4. Officers acknowledged that the inflation rate was a key source concern in the medium term and that provision around inflation had been stepped up in the budget, in recognition of disconcerting inflationary forecasts (some estimates were as high as 6-8%). The updated budget report to Cabinet would reflect increasing inflation forecasts and the work being done around this. In contrast, it was suggested that interest rates were less of a pressing concern in the medium term, given that most of this related to schemes and debts that the authority had already taken out, at a fixed interest rate. Increases in interest rates would only impact new borrowing. The Director of Finance advised that modest interest rate increases were anticipated over the course of the MTFS, but that these increases were not at the same level as inflation. It was suggested that in general, the Bank of England was reticent to increase interest rates due to the impact on homeowners and businesses.
  5. The Cabinet Member for Finance advised that the Council’s Treasury Management Strategy looked at this issue and that the Council has an external Treasury Management advisor, Arlingclose, who had provided the Council with a high level of support and had also provided accurate predictions to date. Cllr Diakides advised that external risk factors, such as inflation and interest rate rises had been factored into the budget assumptions as much as they could be.
  6. In response to a question around factoring in the impact of Covid, officers set out that the Council Tax Reduction Scheme, which was amended to bring in a higher discretionary rate for families with children a couple of years ago, was forecast at the same level across the duration of the budget. The Budget also contained a revision downwards of the extent to which the Council expected to collect business rates and Council Tax.
  7. The Committee sought assurances around the risk of slippages in the budget. In response, officers advised that the delivery of savings had been impacted this year and that officers had been focused on meeting new levels of need. An update on slippages would be included in the report to Cabinet in February.
  8. In response to a question, officers advised that if Covid related grants were removed from the equation, then the general level of reserves felt consistent over the two year period. In relation to the ability to increase the Council’s reserves, officers advised that sometimes there were opportunities that arose to do so. However, the Director of Finance set out that even without reinforcing those reserves he was confident that the budget was robust enough.
  9. The Cabinet Member for Finance advised the Committee that the Council had sought to try and balance demand led budgets and to try and find better ways of investing to save, in order to achieve a realistic and achievable budget.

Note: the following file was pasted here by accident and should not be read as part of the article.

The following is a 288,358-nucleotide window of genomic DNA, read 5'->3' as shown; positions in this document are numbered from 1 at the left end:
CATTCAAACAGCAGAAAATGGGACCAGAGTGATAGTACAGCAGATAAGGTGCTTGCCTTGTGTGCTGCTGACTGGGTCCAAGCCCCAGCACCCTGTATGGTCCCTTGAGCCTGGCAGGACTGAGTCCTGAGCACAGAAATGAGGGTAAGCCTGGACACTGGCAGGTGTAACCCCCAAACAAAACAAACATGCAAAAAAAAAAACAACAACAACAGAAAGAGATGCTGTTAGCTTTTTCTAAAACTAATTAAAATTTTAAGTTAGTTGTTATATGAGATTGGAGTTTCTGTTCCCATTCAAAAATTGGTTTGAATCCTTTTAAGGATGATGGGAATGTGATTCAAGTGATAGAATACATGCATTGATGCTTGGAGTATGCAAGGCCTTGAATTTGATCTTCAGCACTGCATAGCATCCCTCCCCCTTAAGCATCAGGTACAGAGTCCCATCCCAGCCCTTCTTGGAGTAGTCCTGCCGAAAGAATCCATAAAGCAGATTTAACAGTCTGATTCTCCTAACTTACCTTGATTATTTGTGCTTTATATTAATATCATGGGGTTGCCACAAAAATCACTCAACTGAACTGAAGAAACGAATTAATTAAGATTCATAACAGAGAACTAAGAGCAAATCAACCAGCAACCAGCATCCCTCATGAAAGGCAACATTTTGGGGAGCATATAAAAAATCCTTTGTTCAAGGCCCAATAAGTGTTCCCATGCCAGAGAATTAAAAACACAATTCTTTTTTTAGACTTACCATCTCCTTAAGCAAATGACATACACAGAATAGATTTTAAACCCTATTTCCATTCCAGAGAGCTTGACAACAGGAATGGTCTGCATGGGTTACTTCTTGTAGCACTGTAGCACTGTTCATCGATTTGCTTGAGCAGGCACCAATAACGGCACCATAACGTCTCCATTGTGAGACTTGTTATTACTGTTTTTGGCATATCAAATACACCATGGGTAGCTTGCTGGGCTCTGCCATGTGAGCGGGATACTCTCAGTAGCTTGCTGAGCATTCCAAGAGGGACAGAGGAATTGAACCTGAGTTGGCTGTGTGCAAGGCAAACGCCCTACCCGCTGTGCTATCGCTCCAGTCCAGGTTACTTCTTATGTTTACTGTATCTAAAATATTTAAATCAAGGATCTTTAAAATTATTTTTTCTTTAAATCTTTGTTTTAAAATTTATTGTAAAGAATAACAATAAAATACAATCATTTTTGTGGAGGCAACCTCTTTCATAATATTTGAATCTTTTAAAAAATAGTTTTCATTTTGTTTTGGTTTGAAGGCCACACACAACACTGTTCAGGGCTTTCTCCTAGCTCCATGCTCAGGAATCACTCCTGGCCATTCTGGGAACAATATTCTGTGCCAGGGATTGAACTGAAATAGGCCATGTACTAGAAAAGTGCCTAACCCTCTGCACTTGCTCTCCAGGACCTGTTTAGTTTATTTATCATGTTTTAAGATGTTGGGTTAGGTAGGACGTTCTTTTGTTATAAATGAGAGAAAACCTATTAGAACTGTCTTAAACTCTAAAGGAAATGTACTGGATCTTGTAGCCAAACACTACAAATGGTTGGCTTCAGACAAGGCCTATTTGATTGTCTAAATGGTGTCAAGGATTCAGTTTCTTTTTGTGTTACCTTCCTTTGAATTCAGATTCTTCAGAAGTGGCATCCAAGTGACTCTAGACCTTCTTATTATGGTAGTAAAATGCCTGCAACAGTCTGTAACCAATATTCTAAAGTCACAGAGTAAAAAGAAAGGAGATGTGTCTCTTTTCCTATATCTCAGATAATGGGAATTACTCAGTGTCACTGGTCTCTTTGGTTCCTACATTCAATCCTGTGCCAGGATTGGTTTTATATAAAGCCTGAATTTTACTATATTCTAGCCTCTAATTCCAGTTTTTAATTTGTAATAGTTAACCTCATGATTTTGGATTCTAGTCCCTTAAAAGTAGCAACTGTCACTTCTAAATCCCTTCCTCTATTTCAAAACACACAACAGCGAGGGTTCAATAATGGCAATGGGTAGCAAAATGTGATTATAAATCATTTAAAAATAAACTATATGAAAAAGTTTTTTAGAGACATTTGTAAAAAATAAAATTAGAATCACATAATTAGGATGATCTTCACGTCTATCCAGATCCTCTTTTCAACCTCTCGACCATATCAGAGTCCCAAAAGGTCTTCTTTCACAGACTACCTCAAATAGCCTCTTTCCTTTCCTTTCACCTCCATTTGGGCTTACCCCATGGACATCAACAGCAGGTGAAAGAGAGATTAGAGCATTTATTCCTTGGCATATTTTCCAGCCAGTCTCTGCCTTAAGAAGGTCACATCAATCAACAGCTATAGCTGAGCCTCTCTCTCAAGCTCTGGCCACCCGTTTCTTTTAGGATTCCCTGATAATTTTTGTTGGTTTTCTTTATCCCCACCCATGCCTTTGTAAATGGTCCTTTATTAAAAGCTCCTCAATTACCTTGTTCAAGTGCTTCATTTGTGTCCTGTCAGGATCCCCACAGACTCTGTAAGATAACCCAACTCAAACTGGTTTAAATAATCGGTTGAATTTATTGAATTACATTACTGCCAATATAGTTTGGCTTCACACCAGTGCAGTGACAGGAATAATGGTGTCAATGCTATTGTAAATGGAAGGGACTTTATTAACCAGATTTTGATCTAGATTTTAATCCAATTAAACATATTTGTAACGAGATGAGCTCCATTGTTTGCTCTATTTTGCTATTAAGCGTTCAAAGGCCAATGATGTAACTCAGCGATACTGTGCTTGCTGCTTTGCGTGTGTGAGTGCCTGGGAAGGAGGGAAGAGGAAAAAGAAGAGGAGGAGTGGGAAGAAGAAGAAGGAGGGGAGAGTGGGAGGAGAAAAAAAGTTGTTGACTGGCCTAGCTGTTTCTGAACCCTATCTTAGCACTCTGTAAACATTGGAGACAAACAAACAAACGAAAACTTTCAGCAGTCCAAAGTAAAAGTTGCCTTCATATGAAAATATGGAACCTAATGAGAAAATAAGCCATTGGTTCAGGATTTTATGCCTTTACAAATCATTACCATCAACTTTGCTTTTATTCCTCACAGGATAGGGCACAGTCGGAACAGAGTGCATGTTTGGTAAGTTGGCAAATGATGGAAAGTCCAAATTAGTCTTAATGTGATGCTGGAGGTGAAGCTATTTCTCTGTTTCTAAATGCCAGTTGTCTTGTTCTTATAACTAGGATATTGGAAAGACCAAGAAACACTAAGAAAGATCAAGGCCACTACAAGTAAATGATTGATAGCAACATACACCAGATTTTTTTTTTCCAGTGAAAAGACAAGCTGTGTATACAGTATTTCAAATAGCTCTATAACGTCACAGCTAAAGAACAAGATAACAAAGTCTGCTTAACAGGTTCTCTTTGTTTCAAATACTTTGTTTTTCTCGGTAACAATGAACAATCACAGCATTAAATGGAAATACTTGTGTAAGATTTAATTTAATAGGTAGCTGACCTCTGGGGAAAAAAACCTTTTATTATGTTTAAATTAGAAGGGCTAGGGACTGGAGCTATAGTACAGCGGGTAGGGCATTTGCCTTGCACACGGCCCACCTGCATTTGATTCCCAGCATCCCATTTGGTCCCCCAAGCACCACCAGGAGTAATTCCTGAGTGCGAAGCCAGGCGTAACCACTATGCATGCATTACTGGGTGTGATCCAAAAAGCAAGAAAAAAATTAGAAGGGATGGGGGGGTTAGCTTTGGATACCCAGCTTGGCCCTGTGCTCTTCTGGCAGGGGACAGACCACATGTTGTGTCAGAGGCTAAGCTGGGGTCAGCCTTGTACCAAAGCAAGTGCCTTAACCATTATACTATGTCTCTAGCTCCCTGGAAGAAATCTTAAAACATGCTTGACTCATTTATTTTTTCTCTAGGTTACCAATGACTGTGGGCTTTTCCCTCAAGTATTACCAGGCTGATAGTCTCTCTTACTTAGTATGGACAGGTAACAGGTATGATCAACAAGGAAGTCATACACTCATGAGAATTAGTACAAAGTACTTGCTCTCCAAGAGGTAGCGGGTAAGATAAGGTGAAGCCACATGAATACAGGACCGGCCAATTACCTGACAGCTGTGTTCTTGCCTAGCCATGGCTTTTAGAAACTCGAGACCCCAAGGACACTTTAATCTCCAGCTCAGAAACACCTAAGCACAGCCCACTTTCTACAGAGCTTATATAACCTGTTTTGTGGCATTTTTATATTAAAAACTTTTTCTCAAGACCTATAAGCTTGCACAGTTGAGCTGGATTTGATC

10. The Committee agreed to put forward a couple of recommendations on the wider MTFS and strategic financial position. The first was assurances from Cabinet around the potential for slippage in savings and additional pressures on the growth budget. The second was assurances around the costs to the revenue budget (£29.3m in 2027) from increasing capital borrowing costs and how this risk would be mitigated. Would additional savings be required to offset these costs?
  11. The Committee sought clarification around the Your Council capital allocation for the Civic Centre Annex. The Committee sought further assurances around the breakdown of the financial assumptions used, particularly in relation to the borrowing versus self-financing elements. In response, officers advised that option 2 was predicated on investing in an annex to the refurbishment of the Civic Centre, to provide additional office accommodation for Council staff. This option also required a level of spend to renovate Alex House to make it fit for commercial letting. The self-financing element of the proposal related to income derived from letting out Alex House and rationalising council office accommodation on Station Road. Officers advised that the revenue figures for this option were commensurate with the level of investment into Alex House and they were realistic. option 1, however related to a level of spend on Alex House for staff offices, to get it to a like for like comparison with the Civic. However, by not building the annex, the Council would lose the revenue stream from letting out Alex House.
  12. In relation to the £35m figure and where this came from, officers advised that this was based on a professional assessment that was undertaken. The Committee was assured that all the debt costs were covered by the scheme and that it was self-financing.